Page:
A Daring Declaration

As late as three weeks before Israel declared independence on May 14, 1948, no draft of an Israeli Declaration of Independence had yet been written. Cobbled together by legal draftsmen, attorneys and politicians, the final version reflected the influence of multiple authors and texts, including a draft of an Israeli constitution (written in January 1948), the American Declaration of Independence and the American Constitution. Having taken under 12 minutes to read, the document contains an essential history of the Jewish people, recounting, among other things, the Jewish longing to return to Eretz Yisrael, the emergence of Zionism and the movement’s international legitimation by the League of Nations and the United Nations. The declaration defined the rights of its citizens, looked ahead toward future Jewish immigration from the Diaspora and extended an olive branch to belligerent Arab neighbors.

The state was declared on the run, against a setting of bureaucratic, political and military turmoil. Uncertainty and fear abounded. Ending 30 years of rule in Palestine, the British government was heavy handed in its antagonism toward the emerging Jewish state — key British installations and military materials were intentionally left at the disposal of Arabs in Palestine. Mobilization for the state’s establishment and for war against Arab foes had begun in earnest the previous October.

In the years and months leading up to the declaration, the primary Zionist diplomatic task had aimed at persuading U.N. member states to support the creation of a Jewish state; once that was accomplished with the partition vote on November 29, 1947, the 600,000 Jews in Palestine felt the brunt of Arab hit-and-run attacks. Assaults against Jewish civilians began immediately. As civil war unfolded, Palestinian Arabs fled their homes, causing as many as 250,000 to leave before Israel declared independence. Arabs in Palestine and in surrounding Arab states repeatedly refused all diplomatic overtures that would have included acceptance of an Arab and Jewish state side by side in Palestine.

For the Zionists, there was no time to savor the U.N. vote. Under the duress of a coming war, future ministries for the state were organized. Though not sufficient, fundraising abroad was stepped up, manpower mobilized, arms smuggled into Palestine and still some things were left to the last moment. Only after April 25 was the decision to name the state Israel finalized. Meanwhile, efforts to forge a truce in the ongoing battle for Jerusalem failed, leaving the city under siege by Arab fighters.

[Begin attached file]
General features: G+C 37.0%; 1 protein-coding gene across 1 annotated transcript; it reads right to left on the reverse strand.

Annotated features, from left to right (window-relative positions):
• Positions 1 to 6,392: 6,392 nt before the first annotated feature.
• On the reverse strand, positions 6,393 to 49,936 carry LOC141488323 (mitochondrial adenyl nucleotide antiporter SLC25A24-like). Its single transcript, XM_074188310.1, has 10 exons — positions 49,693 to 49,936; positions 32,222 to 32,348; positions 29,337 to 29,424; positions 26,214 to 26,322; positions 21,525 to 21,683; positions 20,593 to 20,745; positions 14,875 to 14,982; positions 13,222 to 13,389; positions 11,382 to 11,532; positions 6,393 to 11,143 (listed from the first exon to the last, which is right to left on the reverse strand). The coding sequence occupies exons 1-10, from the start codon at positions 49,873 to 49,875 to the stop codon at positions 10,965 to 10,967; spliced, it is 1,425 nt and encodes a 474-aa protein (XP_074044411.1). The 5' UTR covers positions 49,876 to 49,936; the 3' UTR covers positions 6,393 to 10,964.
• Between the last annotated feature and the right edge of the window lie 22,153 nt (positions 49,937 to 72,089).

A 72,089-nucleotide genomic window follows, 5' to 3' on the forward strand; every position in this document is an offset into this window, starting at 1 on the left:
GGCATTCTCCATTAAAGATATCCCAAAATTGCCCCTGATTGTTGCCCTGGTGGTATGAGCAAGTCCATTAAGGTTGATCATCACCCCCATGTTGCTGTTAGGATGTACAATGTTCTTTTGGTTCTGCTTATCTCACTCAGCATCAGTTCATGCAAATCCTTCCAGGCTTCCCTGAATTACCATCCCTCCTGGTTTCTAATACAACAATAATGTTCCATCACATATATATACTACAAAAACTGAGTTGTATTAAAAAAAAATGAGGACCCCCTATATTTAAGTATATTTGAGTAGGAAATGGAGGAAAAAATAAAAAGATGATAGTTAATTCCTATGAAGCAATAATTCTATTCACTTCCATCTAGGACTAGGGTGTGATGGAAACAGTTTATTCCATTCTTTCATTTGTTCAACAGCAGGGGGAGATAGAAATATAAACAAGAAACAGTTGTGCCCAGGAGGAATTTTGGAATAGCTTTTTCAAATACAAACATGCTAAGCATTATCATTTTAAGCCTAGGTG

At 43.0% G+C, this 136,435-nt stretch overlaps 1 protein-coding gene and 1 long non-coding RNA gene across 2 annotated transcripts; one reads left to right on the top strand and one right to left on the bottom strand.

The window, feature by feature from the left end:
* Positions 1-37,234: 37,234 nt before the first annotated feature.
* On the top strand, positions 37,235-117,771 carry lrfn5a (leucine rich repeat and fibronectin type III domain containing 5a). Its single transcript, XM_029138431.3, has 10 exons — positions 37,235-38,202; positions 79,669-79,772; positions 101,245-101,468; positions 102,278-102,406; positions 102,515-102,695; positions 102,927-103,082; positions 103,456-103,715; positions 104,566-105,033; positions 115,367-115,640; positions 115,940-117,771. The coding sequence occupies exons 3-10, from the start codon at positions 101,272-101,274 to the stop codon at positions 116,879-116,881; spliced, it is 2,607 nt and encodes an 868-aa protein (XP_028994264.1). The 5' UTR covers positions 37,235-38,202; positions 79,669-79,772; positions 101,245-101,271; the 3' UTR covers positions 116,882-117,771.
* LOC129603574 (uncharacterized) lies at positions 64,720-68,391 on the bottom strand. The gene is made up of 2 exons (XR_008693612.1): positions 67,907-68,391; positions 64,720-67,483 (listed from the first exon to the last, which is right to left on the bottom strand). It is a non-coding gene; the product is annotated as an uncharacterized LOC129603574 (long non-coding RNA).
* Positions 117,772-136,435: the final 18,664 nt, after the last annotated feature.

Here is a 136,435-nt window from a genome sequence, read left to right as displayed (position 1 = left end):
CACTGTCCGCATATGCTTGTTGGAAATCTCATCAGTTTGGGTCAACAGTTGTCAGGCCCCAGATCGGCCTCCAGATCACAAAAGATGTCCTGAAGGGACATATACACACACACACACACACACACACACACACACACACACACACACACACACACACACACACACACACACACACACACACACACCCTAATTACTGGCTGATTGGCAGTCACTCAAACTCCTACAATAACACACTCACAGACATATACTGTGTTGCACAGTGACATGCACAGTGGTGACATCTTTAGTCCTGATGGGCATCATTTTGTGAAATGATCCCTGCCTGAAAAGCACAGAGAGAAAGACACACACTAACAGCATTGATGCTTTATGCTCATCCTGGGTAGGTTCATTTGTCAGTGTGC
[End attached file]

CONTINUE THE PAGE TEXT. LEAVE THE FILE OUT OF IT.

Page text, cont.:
On May 13, the Jewish settlements of Kfar Etzion, south of Jerusalem, were obliterated; in Tel Aviv, a secretary working for drafters of the declaration secured a safe deposit box at a local bank for the document’s safekeeping during the expected Egyptian bombing of the city; and in Washington, Harry Truman’s White House asked Israel to submit a written request for recognition. Patches of Jewish land and settlements were left isolated. Only the disunity of Arab states and their incapacity for fighting a prolonged war gave the nascent State of Israel the oxygen to survive. At the time, however, the Zionists who worked diligently to reach this moment did not yet know how inept Arab forces would be in the coming war.

The next morning, Friday, May 14, following some debate, the Jewish Agency’s National Council, composed of several dozen Jewish leaders, voted to accept the final text of the recently written Declaration of Independence. That afternoon, at 4 p.m., David Ben-Gurion (head of the Jewish Agency and poised to become Israel’s first prime minister), flanked by a dozen fellow ministers of the proposed state, read the declaration at the Tel Aviv Museum. Without electricity in Jersualem, few there heard Ben-Gurion’s words or the singing and playing of “Hatikvah,” the song that contained the key phrase, “to be a free people in our land.” The song would immediately become Israel’s unofficial national anthem. The declaration signified a formal break with British control in Palestine; meanwhile, in most of Palestine, Jews were fighting Arabs for control of roads, villages, settlements, city quarters and strategic assets. Many Jews, already exhausted from months of fighting, only had time for fleeting thoughts about the historic nature of the moment.